“Capture something you’re genuinely interested in. As a collective, people responded to our work well because we each explored something that had a level of personal experience in it – no two projects were similar.”
Photography by Timi, Shelby and Rachael
“To follow your dreams of becoming a photographer, you must be brave, adventurous and be able to step out of your comfort zone.
“During this project, I have learnt about being a professional photographer, and some of the important steps to take in order to enhance my skills, and progress within the industry. For example: meeting deadlines, advertising, networking and showcasing work.”
Explore different avenues
“Take lots and lots of pictures! If you’re still figuring out what style of photography you want to pursue, explore different types of photography.
“And you’re not in full-time education, try doing a short course, as it’s really helpful. I’ve learnt how to organise my time, arrange shoot days and cast people for shoots. I had tight deadlines to work with, so it gave me an idea as to how a real assigned job might be like for a photographer!”
Collaborate with people you admire
“Try everything, if possible; collaborate with people you admire, not just photographers. Dabble in different photography avenues, whether it’s photo manipulation, portraiture, fashion or photojournalism. You won't know what you are good at until you try it out.
“This course has taught me to believe more in myself and in the work I produce. It has also really shown me how the industry is changing, and how social media is becoming a great platform for photographers.”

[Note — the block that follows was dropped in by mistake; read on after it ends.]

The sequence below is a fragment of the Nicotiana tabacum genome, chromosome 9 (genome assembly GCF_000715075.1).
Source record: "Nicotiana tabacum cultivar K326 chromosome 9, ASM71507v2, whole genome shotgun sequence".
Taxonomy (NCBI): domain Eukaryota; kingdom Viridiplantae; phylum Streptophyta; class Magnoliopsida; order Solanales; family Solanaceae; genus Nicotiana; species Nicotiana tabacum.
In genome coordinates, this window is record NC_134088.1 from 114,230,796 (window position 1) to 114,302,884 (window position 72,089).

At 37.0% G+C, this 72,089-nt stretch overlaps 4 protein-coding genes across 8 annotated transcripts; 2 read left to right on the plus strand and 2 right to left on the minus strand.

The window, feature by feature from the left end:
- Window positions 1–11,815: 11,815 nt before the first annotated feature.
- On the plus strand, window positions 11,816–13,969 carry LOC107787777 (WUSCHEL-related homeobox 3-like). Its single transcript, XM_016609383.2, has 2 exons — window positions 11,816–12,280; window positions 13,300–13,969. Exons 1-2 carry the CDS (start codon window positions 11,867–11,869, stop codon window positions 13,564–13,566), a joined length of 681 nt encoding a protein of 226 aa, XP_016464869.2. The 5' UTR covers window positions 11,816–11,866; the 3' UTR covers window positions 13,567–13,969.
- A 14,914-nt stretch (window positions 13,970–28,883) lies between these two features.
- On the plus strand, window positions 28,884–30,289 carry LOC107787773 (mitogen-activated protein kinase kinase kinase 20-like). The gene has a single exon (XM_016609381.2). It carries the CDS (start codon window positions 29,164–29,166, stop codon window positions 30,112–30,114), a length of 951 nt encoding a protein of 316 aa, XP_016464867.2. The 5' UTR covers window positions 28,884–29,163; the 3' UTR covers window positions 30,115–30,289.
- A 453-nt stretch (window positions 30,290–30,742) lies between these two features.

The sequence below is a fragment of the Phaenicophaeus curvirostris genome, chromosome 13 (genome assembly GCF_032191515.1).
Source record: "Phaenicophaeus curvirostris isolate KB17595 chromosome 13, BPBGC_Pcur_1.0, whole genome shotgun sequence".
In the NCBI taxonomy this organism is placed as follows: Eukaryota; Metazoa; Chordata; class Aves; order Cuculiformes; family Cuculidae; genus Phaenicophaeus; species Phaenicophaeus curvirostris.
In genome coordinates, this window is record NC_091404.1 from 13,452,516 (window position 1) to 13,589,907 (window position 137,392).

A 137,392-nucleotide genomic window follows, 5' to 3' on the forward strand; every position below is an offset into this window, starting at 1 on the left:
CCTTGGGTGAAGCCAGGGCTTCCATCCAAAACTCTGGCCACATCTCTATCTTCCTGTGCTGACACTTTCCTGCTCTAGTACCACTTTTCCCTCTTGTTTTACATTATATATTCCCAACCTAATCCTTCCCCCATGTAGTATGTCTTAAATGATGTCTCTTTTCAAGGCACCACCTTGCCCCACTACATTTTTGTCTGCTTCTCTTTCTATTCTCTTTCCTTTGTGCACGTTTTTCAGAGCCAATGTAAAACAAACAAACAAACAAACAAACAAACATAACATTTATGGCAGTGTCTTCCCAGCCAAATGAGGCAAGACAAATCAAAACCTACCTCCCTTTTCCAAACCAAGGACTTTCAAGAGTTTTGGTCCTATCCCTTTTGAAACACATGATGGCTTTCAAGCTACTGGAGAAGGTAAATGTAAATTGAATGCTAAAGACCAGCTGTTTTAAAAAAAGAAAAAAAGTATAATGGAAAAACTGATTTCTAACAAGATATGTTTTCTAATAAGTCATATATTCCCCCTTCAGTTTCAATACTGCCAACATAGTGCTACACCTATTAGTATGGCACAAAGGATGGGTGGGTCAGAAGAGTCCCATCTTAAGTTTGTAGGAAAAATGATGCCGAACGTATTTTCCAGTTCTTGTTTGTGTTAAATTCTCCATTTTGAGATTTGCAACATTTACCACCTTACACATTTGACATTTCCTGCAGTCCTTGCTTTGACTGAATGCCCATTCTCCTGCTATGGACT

Photography by Vanessa, Yumi and Yasmin
Use your work to express yourself
“The main thing that I have learnt is that there are no rules to expression. Photography is a medium which allows us to express our own viewpoint without boundaries. Make your work the best window into your perspective as possible.”
Work with what you have
“This course has taught me that I have everything I need to achieve all that I’ve dreamed. At times, we can get caught up in what others are doing, what our environment says can’t be done, and whether society permits someone like you and me to do it. I have learnt to be consistent in smashing the box, in challenging the status quo through my photography and being the example I want to see in the world.
“Capture with whatever you have, and begin to understand what story you want to tell. Experiment with your shots and never let an image hold you hostage.”
Face your fears
“This experience has reminded me that growth arises out of discomfort. I’ve spent the majority of these weeks well outside of my creative comfort zone, and it’s been surprisingly transformative. I’ve really learnt the value of placing yourself in situations that force you to face your anxieties, until they start to lose their hold over you.
“We faced challenge after challenge – crits, briefs, rigid time constraints. Public speaking in particular is also one of my greatest fears, so being repeatedly made to voice my ideas in front of new people and industry professionals was a terrifying but satisfying experience. I thought new thoughts and used parts of my brain that I had never really ventured into before.”
Photography by Amie, Naila and David
Engage with the world
“This course has taught me that having an opinion is important – from art to politics to society. Engage with the world around you in a meaningful sense. That way, you will learn what you don’t like, which is just as important as learning what you do like.